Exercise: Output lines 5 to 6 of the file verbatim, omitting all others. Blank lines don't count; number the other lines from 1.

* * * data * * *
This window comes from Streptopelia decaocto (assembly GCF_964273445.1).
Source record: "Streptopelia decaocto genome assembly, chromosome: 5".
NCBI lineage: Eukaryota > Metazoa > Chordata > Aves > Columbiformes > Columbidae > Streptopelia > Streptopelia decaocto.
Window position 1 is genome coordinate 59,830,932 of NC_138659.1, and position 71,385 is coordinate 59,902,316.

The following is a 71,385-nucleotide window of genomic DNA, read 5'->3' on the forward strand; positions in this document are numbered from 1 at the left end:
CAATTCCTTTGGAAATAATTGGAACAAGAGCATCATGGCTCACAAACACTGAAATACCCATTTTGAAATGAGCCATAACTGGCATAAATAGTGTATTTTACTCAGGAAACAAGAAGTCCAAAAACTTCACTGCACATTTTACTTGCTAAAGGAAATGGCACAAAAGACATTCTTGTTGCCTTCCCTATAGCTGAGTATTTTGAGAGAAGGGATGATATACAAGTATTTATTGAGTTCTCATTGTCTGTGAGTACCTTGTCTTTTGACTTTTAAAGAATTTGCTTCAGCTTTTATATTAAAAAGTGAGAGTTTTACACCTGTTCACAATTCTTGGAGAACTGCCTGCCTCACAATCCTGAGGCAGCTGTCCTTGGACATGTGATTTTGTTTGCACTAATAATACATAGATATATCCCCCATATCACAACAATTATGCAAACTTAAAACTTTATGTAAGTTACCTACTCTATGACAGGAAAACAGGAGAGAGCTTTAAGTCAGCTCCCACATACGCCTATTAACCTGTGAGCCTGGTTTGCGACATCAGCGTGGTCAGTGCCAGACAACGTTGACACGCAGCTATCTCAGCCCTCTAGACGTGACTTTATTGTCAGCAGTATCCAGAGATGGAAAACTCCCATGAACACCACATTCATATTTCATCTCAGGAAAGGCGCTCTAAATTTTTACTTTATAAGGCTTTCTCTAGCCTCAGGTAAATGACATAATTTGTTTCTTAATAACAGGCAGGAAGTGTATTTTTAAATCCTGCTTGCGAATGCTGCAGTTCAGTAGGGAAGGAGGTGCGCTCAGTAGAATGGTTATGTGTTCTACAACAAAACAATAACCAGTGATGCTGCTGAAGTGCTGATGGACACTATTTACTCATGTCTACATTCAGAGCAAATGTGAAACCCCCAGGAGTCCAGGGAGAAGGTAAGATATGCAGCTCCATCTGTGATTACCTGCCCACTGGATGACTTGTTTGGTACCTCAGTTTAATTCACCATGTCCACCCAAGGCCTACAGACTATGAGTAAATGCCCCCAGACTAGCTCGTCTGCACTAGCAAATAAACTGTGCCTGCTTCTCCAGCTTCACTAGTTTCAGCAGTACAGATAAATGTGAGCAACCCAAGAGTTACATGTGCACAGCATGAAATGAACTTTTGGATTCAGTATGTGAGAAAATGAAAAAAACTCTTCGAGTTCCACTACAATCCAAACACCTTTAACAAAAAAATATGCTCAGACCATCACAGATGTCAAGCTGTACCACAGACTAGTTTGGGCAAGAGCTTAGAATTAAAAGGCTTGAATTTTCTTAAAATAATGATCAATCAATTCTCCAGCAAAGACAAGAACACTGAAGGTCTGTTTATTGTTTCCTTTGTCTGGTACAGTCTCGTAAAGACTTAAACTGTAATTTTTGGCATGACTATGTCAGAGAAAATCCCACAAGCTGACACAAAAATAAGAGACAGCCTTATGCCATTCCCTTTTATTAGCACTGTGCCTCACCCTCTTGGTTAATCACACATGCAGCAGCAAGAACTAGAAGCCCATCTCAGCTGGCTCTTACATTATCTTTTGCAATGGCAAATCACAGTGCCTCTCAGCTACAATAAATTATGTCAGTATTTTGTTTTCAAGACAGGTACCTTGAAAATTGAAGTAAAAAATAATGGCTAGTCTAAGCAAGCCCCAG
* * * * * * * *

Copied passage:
The following is a 71,385-nucleotide window of genomic DNA, read 5'->3' on the forward strand; positions in this document are numbered from 1 at the left end:
CAATTCCTTTGGAAATAATTGGAACAAGAGCATCATGGCTCACAAACACTGAAATACCCATTTTGAAATGAGCCATAACTGGCATAAATAGTGTATTTTACTCAGGAAACAAGAAGTCCAAAAACTTCACTGCACATTTTACTTGCTAAAGGAAATGGCACAAAAGACATTCTTGTTGCCTTCCCTATAGCTGAGTATTTTGAGAGAAGGGATGATATACAAGTATTTATTGAGTTCTCATTGTCTGTGAGTACCTTGTCTTTTGACTTTTAAAGAATTTGCTTCAGCTTTTATATTAAAAAGTGAGAGTTTTACACCTGTTCACAATTCTTGGAGAACTGCCTGCCTCACAATCCTGAGGCAGCTGTCCTTGGACATGTGATTTTGTTTGCACTAATAATACATAGATATATCCCCCATATCACAACAATTATGCAAACTTAAAACTTTATGTAAGTTACCTACTCTATGACAGGAAAACAGGAGAGAGCTTTAAGTCAGCTCCCACATACGCCTATTAACCTGTGAGCCTGGTTTGCGACATCAGCGTGGTCAGTGCCAGACAACGTTGACACGCAGCTATCTCAGCCCTCTAGACGTGACTTTATTGTCAGCAGTATCCAGAGATGGAAAACTCCCATGAACACCACATTCATATTTCATCTCAGGAAAGGCGCTCTAAATTTTTACTTTATAAGGCTTTCTCTAGCCTCAGGTAAATGACATAATTTGTTTCTTAATAACAGGCAGGAAGTGTATTTTTAAATCCTGCTTGCGAATGCTGCAGTTCAGTAGGGAAGGAGGTGCGCTCAGTAGAATGGTTATGTGTTCTACAACAAAACAATAACCAGTGATGCTGCTGAAGTGCTGATGGACACTATTTACTCATGTCTACATTCAGAGCAAATGTGAAACCCCCAGGAGTCCAGGGAGAAGGTAAGATATGCAGCTCCATCTGTGATTACCTGCCCACTGGATGACTTGTTTGGTACCTCAGTTTAATTCACCATGTCCACCCAAGGCCTACAGACTATGAGTAAATGCCCCCAGACTAGCTCGTCTGCACTAGCAAATAAACTGTGCCTGCTTCTCCAGCTTCACTAGTTTCAGCAGTACAGATAAATGTGAGCAACCCAAGAGTTACATGTGCACAGCATGAAATGAACTTTTGGATTCAGTATGTGAGAAAATGAAAAAAACTCTTCGAGTTCCACTACAATCCAAACACCTTTAACAAAAAAATATGCTCAGACCATCACAGATGTCAAGCTGTACCACAGACTAGTTTGGGCAAGAGCTTAGAATTAAAAGGCTTGAATTTTCTTAAAATAATGATCAATCAATTCTCCAGCAAAGACAAGAACACTGAAGGTCTGTTTATTGTTTCCTTTGTCTGGTACAGTCTCGTAAAGACTTAAACTGTAATTTTTGGCATGACTATGTCAGAGAAAATCCCACAAGCTGACACAAAAATAAGAGACAGCCTTATGCCATTCCCTTTTATTAGCACTGTGCCTCACCCTCTTGGTTAATCACACATGCAGCAGCAAGAACTAGAAGCCCATCTCAGCTGGCTCTTACATTATCTTTTGCAATGGCAAATCACAGTGCCTCTCAGCTACAATAAATTATGTCAGTATTTTGTTTTCAAGACAGGTACCTTGAAAATTGAAGTAAAAAATAATGGCTAGTCTAAGCAAGCCCCAG